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Analysis from the NeoOBS Global Neonatal Sepsis Prospective Observational Cohort Study Across 19 Hospitals in 11 Countries; Clinical Presentation, Treatment, Mortality Outcomes and Development of the NeoSEP Sepsis Severity Score
40 Pages Posted: 21 Jun 2021More...
Background: Neonatal sepsis is associated with high mortality, but there is limited clinical data on outcomes in hospital facilities in low and middle income countries (LMIC). The NeoOBS study aimed to determine the clinical features, pathogens and clinical outcomes of infants presenting with neonatal sepsis in hospitals globally.
Methods: Infants <60 days of age, fulfilling at least 2 sepsis criteria were enrolled across 19 sites in 11 countries, with prospective data collection to 28 days. A multivariable Cox regression model was built to predict mortality and develop a sepsis severity score in 85% of infants (randomly selected) and validated in 15%.
Findings: 3204 infants were enrolled between 2018-2020; median (IQR) postnatal age was 5 (2-15) days, birth weight 2500g (1400-3000g), with 4 (2-5) clinical and 1 (0-2) laboratory sepsis criteria, and 69% hospitalised since birth. Overall mortality was 11.3% (95%CI 10.2-12.5%; n=350), but higher in infants with culture positive blood stream infection at baseline (17.7%, 95%CI 14.7-21.1%, n=564) than culture negative (n=2631, 9.9%, 95%CI 8.8-11.2%). Among 309 infection-related deaths, 59% (n=183) occurred in healthcare-associated infections (HAI). Klebsiella pneumoniae was the most common pathogen identified (n=132, 23.4% of baseline cultures). A wide variety of antibiotic regimens were prescribed, with frequent use of carbapenems. A sepsis severity score was developed using infants’ characteristics, supportive care, and clinical signs. In the validation sample, mortality (95%CI) was 1% (0-5%), 6% (4-10%), and 28% (19-39%) in low (score 0-3), medium (4-6) and high (7-14) risk groups, respectively.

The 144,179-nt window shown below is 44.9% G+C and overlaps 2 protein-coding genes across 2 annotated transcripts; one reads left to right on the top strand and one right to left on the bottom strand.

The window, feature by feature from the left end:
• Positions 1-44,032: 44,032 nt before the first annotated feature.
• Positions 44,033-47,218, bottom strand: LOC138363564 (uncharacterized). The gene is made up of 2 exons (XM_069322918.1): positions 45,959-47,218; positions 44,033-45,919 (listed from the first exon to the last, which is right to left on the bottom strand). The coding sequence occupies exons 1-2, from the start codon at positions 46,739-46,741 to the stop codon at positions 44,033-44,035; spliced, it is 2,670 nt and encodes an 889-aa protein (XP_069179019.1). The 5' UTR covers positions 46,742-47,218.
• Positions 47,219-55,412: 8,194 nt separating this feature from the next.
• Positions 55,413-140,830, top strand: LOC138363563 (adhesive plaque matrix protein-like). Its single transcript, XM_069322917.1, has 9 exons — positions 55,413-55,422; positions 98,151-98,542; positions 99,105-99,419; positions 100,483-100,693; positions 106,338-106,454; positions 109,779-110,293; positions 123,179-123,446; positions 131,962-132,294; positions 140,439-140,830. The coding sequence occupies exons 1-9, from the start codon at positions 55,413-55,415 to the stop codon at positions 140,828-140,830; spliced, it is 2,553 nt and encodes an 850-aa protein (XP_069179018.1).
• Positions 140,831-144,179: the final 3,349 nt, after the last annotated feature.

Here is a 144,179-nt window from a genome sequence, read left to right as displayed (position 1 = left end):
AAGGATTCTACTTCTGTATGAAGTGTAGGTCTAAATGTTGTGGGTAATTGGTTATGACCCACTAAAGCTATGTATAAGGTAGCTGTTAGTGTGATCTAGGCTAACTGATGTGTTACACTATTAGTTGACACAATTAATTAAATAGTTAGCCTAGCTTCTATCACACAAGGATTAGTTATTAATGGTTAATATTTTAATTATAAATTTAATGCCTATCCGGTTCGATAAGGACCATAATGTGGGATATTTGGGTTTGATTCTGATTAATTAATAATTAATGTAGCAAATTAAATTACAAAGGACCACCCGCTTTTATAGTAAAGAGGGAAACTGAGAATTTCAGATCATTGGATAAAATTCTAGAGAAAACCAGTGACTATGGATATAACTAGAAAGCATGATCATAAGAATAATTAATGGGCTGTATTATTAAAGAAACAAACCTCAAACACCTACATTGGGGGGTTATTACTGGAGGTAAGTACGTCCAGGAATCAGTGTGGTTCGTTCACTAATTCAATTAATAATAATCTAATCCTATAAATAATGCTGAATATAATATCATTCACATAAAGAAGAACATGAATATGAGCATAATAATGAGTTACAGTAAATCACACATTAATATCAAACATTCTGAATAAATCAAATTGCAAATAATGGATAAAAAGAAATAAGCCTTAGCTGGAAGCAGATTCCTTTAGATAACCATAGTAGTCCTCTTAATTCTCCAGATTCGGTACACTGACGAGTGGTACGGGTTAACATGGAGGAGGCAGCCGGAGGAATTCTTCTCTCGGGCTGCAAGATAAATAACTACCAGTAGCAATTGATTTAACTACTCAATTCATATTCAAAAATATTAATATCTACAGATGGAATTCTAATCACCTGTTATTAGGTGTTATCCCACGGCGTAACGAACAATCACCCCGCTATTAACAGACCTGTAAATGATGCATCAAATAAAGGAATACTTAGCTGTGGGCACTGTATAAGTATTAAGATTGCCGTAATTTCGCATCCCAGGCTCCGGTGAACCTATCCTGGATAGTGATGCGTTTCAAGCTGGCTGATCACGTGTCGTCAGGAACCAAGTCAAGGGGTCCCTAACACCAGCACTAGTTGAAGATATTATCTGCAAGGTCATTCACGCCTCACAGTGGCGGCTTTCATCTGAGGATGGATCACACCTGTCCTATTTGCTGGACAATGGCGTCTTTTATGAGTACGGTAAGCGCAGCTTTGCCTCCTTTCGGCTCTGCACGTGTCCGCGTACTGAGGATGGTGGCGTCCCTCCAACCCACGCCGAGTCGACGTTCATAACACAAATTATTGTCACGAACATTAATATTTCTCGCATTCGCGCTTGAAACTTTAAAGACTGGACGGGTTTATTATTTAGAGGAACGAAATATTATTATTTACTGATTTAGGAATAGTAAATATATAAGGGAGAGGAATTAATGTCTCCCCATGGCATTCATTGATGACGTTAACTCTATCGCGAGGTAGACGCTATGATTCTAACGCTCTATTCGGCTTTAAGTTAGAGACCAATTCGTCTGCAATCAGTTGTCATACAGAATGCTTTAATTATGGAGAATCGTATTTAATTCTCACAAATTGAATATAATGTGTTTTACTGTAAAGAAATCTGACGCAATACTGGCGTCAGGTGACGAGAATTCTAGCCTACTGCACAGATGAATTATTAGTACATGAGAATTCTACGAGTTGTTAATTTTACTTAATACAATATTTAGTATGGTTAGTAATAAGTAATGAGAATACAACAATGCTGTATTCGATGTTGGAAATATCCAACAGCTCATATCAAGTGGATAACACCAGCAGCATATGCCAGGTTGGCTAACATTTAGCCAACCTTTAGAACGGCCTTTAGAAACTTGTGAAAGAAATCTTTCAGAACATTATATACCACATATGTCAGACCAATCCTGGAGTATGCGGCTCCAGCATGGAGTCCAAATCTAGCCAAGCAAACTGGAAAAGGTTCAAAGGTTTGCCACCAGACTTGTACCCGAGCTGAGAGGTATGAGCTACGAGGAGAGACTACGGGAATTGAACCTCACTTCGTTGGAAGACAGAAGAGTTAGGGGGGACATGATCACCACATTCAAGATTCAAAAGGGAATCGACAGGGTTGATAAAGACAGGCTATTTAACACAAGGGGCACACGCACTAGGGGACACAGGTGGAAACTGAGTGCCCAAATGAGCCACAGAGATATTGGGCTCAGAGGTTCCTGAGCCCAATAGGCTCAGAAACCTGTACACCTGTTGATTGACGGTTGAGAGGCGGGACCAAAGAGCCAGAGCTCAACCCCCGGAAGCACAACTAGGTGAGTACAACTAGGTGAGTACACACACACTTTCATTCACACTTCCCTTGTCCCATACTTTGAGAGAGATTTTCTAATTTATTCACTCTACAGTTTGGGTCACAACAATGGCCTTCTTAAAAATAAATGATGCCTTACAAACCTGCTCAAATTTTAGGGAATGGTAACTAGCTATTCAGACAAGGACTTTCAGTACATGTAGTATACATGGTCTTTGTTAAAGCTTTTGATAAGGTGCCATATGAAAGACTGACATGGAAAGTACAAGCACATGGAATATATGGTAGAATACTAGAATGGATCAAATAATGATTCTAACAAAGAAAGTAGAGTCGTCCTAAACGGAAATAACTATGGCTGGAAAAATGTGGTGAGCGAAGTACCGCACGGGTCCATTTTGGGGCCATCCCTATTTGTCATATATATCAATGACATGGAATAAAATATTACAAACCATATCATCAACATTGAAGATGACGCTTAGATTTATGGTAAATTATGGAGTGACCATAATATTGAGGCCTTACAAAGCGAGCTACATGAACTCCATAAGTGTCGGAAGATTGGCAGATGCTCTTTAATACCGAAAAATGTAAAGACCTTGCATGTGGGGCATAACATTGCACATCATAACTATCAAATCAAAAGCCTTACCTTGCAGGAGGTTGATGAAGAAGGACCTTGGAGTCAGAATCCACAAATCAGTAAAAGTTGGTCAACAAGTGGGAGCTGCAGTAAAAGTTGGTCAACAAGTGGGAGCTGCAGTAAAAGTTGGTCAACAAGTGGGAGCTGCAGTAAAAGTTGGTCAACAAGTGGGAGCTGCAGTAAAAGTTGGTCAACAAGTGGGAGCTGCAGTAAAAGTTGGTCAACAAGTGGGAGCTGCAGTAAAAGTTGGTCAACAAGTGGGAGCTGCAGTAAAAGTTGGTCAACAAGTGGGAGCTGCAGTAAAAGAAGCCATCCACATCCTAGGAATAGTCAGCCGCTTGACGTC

Interpretation: High rates of HAI, mortality and carbapenem use were observed in neonatal units globally. Novel strategic treatment and prevention trials are urgently required, where the NeoSEP score may have utility.
Funding Information: The study was sponsored by the Global Antibiotic Research and Development Partnership (GARDP) with additional funding from: Bill and Melinda Gates Foundation, German Federal Ministry of Education and Research (BMBF), South African Medical Research Council, UK Department of Health and Social Care, Monaco and in-kind contribution from Indian Council for Medical Research.
Declaration of Interests: None to declare.
Ethics Approval Statement: Ethical approval was obtained both from St. George’s, University of London Research Ethics Committee and sites’ local, central or national ethics committees and other relevant local bodies, where required.
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